After its demise, the group received a publicity boost when one of its songs, “Pause and Rewind,” was used to score the beginning of a porn flick. For some reason, people who watched the movie found the song on YouTube, and the comment section lit up with people chiming in on where they first heard the tune.
McAndrew finds that kind of fan base somewhat unnerving, and not only, he jokes, because all those people only had one hand free the first time they heard Milquetoast & Co.
“It’s weird that someone heard it, retained it, heard it again and remembered where they heard it the first time,” he says. “It’s really weird, and it wasn’t just one.”
The band also seems to have a fairly large fan base in Poland. McAndrew attributes this phenomenon to the "sad, dirge-y" quality of the music.
The 50,000 or so listens on YouTube weren’t enough to make McAndrew want to be in a band again. He was living out of his 2007 Toyota Yaris for a period of time — and anyone who's ever been inside of a Yaris knows this is no small feat — and taking showers at a Boston YMCA. Finally, he he'd had enough, and struck out for Denver to pursue business interests.
“We were all burned out,” McAndrew says. “We were approaching our thirties. We walked our miles and that was it.”
His wife has been bothering him to take up music again for quite some time, but he resisted at first.
“I said ‘That’s what I did in my twenties. I’m all set, thank you,’” he recalls. “I swore I’d never go back. But I ended up finding four incredible guys who get along extremely well, which is the most important thing.”
He says that a friend in Denver, Rocky Chase Anderson, who had always offered to play bass in a new incarnation of Milquetoast & Co., died suddenly last year. That provided another reason to start up the band again. The track "Lost Coffee" on the group’s most recent EP, Kashmir the Great, is dedicated to Anderson’s memory.
“That was kind of the final driving force,” he says. “Fuck it. I’m going to do it. Let’s just do it. When you're a musician, you're a musician. When you aren’t doing it, it’s an empty feeling. I’m wondering why I’m so angry all the time: because you aren’t doing what you want to do.”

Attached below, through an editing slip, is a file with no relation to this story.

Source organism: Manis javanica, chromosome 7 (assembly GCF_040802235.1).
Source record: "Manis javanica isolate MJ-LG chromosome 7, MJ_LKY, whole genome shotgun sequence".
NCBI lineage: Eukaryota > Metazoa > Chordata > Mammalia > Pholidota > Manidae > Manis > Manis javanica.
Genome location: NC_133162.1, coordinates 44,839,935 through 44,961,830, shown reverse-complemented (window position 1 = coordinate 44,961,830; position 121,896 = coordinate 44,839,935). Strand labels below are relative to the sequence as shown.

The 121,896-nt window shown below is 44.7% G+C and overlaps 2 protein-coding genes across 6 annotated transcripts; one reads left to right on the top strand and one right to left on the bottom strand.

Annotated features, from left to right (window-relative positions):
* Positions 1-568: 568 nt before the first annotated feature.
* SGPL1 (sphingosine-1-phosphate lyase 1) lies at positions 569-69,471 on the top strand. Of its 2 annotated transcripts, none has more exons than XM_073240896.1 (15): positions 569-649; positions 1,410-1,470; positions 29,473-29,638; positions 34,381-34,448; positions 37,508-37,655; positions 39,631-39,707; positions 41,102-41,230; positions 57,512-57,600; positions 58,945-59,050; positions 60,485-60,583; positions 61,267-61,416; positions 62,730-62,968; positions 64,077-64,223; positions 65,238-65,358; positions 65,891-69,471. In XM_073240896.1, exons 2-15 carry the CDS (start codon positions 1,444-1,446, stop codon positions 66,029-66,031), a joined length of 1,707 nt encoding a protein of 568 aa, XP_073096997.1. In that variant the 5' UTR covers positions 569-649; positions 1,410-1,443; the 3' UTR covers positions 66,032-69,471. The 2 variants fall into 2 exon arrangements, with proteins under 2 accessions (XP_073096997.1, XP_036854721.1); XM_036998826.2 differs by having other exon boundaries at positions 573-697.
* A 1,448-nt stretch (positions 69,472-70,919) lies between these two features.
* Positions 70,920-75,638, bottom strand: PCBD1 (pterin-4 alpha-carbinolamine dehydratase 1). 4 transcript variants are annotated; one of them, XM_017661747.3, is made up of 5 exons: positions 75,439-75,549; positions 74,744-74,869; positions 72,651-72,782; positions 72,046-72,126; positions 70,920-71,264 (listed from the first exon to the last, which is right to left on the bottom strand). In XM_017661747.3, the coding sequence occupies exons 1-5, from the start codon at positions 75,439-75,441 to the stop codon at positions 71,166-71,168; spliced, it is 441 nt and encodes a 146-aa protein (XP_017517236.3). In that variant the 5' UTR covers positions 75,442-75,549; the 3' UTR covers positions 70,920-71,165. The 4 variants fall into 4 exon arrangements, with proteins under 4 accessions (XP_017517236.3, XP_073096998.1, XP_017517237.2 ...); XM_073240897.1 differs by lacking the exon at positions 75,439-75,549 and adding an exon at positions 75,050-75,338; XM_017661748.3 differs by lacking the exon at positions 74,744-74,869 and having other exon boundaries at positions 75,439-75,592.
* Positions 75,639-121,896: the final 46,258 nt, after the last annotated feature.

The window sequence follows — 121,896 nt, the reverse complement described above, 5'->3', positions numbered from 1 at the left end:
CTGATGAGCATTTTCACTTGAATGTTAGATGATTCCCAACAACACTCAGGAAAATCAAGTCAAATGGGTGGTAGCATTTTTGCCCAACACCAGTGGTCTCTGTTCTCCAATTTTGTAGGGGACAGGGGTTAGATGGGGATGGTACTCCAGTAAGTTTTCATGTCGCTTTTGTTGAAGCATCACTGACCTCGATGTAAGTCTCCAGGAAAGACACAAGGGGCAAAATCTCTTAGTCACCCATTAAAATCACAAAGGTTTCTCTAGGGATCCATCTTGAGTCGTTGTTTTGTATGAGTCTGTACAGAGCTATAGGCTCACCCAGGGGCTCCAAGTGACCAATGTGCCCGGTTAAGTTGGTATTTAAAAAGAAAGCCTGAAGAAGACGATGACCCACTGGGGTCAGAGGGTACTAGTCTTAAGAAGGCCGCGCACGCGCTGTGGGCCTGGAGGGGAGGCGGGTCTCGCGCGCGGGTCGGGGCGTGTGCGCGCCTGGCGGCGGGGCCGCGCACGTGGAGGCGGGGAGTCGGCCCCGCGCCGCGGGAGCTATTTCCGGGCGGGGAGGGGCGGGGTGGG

McAndrew reconstituted Milquetoast & Co. in May, and released Kashmir the Great last summer. He says the EP was mostly songs written a decade ago, and the musicians who performed on it include two original members of the band; Dana Colley from Massachusetts alternative-rock band Morphine also appears on the record.
McAndrew includes Morphine among the bands that influenced his act, as did Amy Winehouse and earlier soul artists like Otis Redding. The music also shares some of the sonic gloominess of mournful English trip-hop trio Portishead.
“It’s sad as shit and slow,” he says of the latest EP. “It’s not my favorite thing I’ve done, but it sounds really great.”
Members of the new lineup are working on new material, and it’s more of a collaborative effort than the previous albums, for which McAndrew did most of the composing. Fans can expect a new EP from the current lineup later this year, as well as West Coast and East Coast tours.
“It’s probably going to be less dirge-y,” McAndrew says of the upcoming EP. “It’ll pick up a little more. I hate to critique my own shit. I can leave that to lots of other people. But it will be a little more upbeat and a little more energy. Less lulling.”
As for a live show?
“We don’t live the life of the music and lyrics,” he says. “We are pretty fun people. We get the sadness out of the way with the music.”
Milquetoast & Co. appears with Big in Japan at Lost Lake Lounge, 3602 East Colfax Avenue, on Saturday, January 25. Doors open at 8 p.m. Tickets are $13 and available at eventbrite.com.
Listen to Milquetoast and Co. and more favorites from Westword writers on our Westword Staff Picks playlist.